The problem

When I use my laptop, it always heats up a lot in the center above the touch bar on top. I can feel it quite heated below as well under the top center.

The CPU is fine (no processes going crazy). Fans are not really loud at all and I suspect they are working below the speed they should be. This was an issue when I bought it as well.

SMC reset

I did (multiple) SMC resets when I first bought, as this was an issue straight away. After the reset it worked fine for a few weeks and then I'd do another reset. A year and a half later thouhg, when I do an SMC reset, I don't notice the heat going away and it's still working the same way.

P.S. Since I have been working from home, I often connect to an external monitor, no-surprise there that this causes heat. When I don't work with one, it's still warmer that it should be in my opinion.

Any idea what may be the causing the issue and how can I fix it?

My Macbook has the following specs:

MacBook Pro (15-inch, 2018)
Processor 2.6 GHz 6-Core Intel Core i7
Memory 32 GB 2400 MHz DDR4
Graphics Radeon Pro Vega 20 4 GB
         Intel UHD Graphics 630 1536 MB
  • If your CPU performance is good, no processes are going wild; fans aren't ramping up, and it's been consistently like that since you bought it: I'd say you don't have a problem. How hot is it getting, and how hot do you think it should get?
    – benwiggy
    Commented Jun 26, 2020 at 17:17
  • Well, not sure hot to measure: but hands are getting sweaty and it's not super hot to get injured or smth, but it's hot enough to not wanting to touch. I only suspect an issue exists because a while back this happened and I did an SMC reset, I know it worked well and it was quite cool. Not that's not the case.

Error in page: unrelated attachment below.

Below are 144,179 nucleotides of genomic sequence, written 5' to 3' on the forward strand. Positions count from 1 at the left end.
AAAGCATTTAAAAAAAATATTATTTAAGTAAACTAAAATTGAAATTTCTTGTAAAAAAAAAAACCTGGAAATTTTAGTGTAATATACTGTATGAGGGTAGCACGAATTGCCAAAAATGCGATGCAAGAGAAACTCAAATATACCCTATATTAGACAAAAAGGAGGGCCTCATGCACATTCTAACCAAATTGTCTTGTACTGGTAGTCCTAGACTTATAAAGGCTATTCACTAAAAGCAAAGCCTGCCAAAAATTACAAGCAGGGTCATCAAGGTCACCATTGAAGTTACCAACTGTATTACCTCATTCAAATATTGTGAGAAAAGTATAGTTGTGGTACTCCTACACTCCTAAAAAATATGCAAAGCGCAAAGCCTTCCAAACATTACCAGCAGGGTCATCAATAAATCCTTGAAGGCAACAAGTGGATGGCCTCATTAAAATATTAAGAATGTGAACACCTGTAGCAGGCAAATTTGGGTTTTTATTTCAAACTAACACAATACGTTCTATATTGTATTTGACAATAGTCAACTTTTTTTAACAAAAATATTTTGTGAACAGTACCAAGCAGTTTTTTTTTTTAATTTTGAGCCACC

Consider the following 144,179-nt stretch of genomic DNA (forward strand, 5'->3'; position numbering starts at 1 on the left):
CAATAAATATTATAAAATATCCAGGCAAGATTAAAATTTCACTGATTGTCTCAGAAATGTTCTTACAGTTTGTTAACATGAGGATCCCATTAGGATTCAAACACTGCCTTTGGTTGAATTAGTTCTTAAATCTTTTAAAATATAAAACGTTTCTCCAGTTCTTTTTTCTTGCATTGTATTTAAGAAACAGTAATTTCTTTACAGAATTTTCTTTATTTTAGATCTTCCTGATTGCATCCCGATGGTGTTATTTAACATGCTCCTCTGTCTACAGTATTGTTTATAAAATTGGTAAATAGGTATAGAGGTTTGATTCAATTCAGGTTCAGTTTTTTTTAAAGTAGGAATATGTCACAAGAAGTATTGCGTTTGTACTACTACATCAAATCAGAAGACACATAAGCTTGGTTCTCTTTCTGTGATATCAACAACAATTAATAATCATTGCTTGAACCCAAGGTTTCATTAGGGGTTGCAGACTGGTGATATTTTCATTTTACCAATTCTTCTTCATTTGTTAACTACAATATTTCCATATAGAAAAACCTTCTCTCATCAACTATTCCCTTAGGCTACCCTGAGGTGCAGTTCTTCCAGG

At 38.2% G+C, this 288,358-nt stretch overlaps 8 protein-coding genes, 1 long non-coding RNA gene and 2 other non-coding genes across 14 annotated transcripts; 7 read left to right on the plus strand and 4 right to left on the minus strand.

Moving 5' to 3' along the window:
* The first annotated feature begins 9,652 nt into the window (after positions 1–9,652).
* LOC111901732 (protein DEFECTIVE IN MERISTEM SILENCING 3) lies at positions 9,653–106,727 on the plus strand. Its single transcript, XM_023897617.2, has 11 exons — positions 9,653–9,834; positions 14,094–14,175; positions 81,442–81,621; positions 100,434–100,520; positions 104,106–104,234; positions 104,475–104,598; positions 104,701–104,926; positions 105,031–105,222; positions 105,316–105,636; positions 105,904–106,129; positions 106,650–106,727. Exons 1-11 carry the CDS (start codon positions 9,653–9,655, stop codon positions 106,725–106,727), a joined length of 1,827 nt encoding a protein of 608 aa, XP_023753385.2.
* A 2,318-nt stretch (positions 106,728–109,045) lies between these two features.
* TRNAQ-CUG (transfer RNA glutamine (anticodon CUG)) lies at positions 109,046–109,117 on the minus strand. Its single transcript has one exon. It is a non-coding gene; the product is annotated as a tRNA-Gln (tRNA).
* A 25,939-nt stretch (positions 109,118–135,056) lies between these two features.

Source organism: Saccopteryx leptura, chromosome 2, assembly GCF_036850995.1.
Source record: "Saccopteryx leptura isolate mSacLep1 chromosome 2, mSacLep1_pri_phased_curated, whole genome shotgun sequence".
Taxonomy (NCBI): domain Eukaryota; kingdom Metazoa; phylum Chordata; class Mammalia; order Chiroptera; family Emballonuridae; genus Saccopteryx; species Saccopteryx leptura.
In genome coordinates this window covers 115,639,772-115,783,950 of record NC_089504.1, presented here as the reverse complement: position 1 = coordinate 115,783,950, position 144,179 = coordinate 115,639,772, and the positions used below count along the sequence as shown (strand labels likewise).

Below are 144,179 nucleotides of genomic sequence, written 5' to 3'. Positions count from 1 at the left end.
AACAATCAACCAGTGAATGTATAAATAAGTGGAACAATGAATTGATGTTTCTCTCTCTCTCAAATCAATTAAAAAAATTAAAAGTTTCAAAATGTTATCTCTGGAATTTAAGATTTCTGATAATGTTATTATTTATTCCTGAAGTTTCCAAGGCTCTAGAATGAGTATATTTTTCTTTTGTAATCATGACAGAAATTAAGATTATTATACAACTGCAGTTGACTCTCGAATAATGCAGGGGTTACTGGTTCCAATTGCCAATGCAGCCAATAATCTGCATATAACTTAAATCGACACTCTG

– Newskooler
    Commented Jun 26, 2020 at 17:23

2 Answers 2


An Intel CPU typically gets as hot as boiling water before 'overheating'.

Is it normal for a 15 inch rMBP to get extremely hot during use?

There are third-party utilities that can provide you with accurate temperature data from the Mac's heat sensors. https://www.google.com/search?q=mac+temperature+utility

Overheating usually involves high fan speeds and poor performance. (The Mac will ultimately shut off if the heat increases to levels that might damage the hardware.)

You can get utilities that will allow you to manage the fans, though bear in mind that Apple spends a lot of time on optimizing this. Higher fan speeds will reduce battery life and increase noise.


Note the warning on the webpage: "This program is for advanced users who know how to use it without doing harm to their macs. The authors are not liable for data loss, damages, profit loss or any other types of losses connected with the use or misuse of the program."

If it was uncomfortable to place your hands on the area in front of the keyboard, either side of the trackpad, then I would be worried. Otherwise, it's entirely normal for some parts of the Mac to get 'quite hot'.


Once this happened to my 2017 Macbook pro and Apple serviced it to remove much dust from the fans and that returned back to normal afterwards.

Another thing you could do is to start the Activity Monitor application and see what the Energy tab there looking like. Sort by the Current Impact and 12 hrs power columns to see which applications take up the energy the most. Try shutting down one by one to see if you can get to the root cause.

Here is an example image of Activity Monitor. Notice I have sorted by the current energy impact. I ignore the Activity Monitor itself as I just now started it. After that I see IntelliJ has significant energy utilisation. But when I sort by 12hrs the Chrome takes precedence. You can expand the row to see what sub-processes (ie: Tab/website, in this occasion) takes more power. Also in Chrome's case, if you go to the browser, you can see individual tab's memory consumption (which also is an indicator, but indirect).

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